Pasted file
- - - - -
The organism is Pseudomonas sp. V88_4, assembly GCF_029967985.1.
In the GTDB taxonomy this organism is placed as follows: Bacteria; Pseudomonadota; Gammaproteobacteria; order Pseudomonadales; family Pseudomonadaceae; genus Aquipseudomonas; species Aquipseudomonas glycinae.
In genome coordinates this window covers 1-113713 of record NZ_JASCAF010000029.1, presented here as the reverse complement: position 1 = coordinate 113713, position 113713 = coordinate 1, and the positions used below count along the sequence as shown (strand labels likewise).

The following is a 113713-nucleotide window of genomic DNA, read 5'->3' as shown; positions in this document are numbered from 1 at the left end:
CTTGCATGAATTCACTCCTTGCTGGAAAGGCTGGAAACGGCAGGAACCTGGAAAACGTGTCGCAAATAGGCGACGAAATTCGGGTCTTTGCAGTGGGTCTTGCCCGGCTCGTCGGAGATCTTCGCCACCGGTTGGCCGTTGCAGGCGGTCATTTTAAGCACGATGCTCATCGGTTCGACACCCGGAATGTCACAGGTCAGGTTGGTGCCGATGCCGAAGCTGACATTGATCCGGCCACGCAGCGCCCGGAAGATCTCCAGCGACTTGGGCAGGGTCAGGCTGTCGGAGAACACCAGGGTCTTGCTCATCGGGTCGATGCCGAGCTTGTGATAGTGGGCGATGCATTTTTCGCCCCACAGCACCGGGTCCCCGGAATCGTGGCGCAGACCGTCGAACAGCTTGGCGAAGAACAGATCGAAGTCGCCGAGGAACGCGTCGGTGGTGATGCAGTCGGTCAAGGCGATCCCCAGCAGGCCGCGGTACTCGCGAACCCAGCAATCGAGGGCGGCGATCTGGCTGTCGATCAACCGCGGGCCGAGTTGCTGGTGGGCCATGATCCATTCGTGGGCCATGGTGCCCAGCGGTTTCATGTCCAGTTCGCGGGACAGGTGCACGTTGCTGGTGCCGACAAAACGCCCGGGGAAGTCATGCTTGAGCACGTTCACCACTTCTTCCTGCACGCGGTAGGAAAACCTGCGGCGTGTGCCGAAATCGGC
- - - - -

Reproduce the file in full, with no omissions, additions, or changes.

The organism is Pseudomonas sp. V88_4, assembly GCF_029967985.1.
In the GTDB taxonomy this organism is placed as follows: Bacteria; Pseudomonadota; Gammaproteobacteria; order Pseudomonadales; family Pseudomonadaceae; genus Aquipseudomonas; species Aquipseudomonas glycinae.
In genome coordinates this window covers 1-113713 of record NZ_JASCAF010000029.1, presented here as the reverse complement: position 1 = coordinate 113713, position 113713 = coordinate 1, and the positions used below count along the sequence as shown (strand labels likewise).

The following is a 113713-nucleotide window of genomic DNA, read 5'->3' as shown; positions in this document are numbered from 1 at the left end:
CTTGCATGAATTCACTCCTTGCTGGAAAGGCTGGAAACGGCAGGAACCTGGAAAACGTGTCGCAAATAGGCGACGAAATTCGGGTCTTTGCAGTGGGTCTTGCCCGGCTCGTCGGAGATCTTCGCCACCGGTTGGCCGTTGCAGGCGGTCATTTTAAGCACGATGCTCATCGGTTCGACACCCGGAATGTCACAGGTCAGGTTGGTGCCGATGCCGAAGCTGACATTGATCCGGCCACGCAGCGCCCGGAAGATCTCCAGCGACTTGGGCAGGGTCAGGCTGTCGGAGAACACCAGGGTCTTGCTCATCGGGTCGATGCCGAGCTTGTGATAGTGGGCGATGCATTTTTCGCCCCACAGCACCGGGTCCCCGGAATCGTGGCGCAGACCGTCGAACAGCTTGGCGAAGAACAGATCGAAGTCGCCGAGGAACGCGTCGGTGGTGATGCAGTCGGTCAAGGCGATCCCCAGCAGGCCGCGGTACTCGCGAACCCAGCAATCGAGGGCGGCGATCTGGCTGTCGATCAACCGCGGGCCGAGTTGCTGGTGGGCCATGATCCATTCGTGGGCCATGGTGCCCAGCGGTTTCATGTCCAGTTCGCGGGACAGGTGCACGTTGCTGGTGCCGACAAAACGCCCGGGGAAGTCATGCTTGAGCACGTTCACCACTTCTTCCTGCACGCGGTAGGAAAACCTGCGGCGTGTGCCGAAATCGGC